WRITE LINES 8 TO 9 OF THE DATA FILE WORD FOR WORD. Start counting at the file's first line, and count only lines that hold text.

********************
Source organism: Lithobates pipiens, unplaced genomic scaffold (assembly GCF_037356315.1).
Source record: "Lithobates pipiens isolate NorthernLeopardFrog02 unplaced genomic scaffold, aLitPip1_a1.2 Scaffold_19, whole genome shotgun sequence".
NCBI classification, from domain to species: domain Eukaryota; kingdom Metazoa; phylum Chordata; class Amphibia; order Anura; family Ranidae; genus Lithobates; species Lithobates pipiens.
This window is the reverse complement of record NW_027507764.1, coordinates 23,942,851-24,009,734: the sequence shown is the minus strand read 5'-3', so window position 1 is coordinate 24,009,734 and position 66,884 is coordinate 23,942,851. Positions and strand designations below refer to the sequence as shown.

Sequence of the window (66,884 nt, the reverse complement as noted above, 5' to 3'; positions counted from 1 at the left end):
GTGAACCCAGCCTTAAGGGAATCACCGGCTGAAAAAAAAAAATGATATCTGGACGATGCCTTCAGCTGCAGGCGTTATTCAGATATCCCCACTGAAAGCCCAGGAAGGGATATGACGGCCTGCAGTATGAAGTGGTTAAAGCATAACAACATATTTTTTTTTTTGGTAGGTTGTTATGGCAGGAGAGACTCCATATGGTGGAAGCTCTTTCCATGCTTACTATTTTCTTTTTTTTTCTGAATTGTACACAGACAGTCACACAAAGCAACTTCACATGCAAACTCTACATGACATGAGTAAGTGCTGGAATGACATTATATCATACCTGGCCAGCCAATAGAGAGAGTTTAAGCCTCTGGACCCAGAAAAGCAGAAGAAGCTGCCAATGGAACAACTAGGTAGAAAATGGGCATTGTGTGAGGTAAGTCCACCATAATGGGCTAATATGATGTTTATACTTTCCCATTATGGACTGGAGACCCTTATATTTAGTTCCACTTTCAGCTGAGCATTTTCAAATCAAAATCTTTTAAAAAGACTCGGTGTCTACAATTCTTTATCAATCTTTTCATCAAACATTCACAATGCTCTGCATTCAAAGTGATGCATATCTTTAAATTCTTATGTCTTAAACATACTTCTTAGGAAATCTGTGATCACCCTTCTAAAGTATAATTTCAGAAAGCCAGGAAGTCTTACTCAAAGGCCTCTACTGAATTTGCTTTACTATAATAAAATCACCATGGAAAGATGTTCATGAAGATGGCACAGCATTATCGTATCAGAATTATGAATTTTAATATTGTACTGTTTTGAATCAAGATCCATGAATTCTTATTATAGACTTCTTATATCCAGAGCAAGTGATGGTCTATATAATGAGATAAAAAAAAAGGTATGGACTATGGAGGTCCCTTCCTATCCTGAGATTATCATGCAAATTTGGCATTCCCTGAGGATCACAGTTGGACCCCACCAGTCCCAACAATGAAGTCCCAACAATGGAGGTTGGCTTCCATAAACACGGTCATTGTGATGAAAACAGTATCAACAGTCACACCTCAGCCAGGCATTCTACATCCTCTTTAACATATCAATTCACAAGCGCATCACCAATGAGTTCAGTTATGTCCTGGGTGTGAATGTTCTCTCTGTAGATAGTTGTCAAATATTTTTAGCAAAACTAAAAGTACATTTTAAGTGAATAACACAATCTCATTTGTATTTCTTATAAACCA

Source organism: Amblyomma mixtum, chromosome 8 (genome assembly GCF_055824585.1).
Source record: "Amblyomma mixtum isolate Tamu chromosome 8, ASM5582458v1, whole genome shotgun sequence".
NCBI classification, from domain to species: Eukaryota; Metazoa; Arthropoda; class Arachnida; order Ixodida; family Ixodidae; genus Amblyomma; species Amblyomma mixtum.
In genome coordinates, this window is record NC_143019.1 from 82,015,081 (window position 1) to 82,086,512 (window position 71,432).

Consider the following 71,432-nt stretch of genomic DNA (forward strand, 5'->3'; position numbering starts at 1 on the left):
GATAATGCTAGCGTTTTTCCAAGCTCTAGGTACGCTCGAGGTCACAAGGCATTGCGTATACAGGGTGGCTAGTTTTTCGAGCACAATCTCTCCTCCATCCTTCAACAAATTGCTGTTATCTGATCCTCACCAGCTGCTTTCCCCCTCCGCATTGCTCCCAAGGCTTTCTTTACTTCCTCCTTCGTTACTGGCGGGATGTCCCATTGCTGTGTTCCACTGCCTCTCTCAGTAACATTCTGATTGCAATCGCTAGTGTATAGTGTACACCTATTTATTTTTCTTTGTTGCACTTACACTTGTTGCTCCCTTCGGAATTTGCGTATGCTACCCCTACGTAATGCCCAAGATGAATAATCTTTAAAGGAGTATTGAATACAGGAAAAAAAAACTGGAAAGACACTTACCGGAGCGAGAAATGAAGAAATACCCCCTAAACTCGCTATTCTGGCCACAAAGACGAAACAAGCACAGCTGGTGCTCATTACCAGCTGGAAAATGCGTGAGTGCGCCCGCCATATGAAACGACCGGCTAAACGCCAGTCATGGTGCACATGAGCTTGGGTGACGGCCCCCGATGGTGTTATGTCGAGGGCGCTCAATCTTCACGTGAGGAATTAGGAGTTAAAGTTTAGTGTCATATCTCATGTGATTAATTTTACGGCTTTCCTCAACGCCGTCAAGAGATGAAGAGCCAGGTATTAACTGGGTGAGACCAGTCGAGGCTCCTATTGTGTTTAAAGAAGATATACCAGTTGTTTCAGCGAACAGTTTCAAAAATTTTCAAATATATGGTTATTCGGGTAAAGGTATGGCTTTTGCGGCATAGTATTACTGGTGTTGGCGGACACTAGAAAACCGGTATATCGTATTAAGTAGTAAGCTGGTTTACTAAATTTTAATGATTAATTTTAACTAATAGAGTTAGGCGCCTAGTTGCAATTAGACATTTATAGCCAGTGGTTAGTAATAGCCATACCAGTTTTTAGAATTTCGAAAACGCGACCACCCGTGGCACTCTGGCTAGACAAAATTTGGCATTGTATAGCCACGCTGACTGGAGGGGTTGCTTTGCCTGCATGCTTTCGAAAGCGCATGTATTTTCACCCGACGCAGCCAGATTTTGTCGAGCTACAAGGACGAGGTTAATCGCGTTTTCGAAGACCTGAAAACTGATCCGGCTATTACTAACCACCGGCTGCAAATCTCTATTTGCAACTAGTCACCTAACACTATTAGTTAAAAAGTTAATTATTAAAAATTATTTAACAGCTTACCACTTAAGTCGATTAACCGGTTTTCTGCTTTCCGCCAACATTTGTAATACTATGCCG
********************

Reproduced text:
Source record: "Amblyomma mixtum isolate Tamu chromosome 8, ASM5582458v1, whole genome shotgun sequence".
NCBI classification, from domain to species: Eukaryota; Metazoa; Arthropoda; class Arachnida; order Ixodida; family Ixodidae; genus Amblyomma; species Amblyomma mixtum.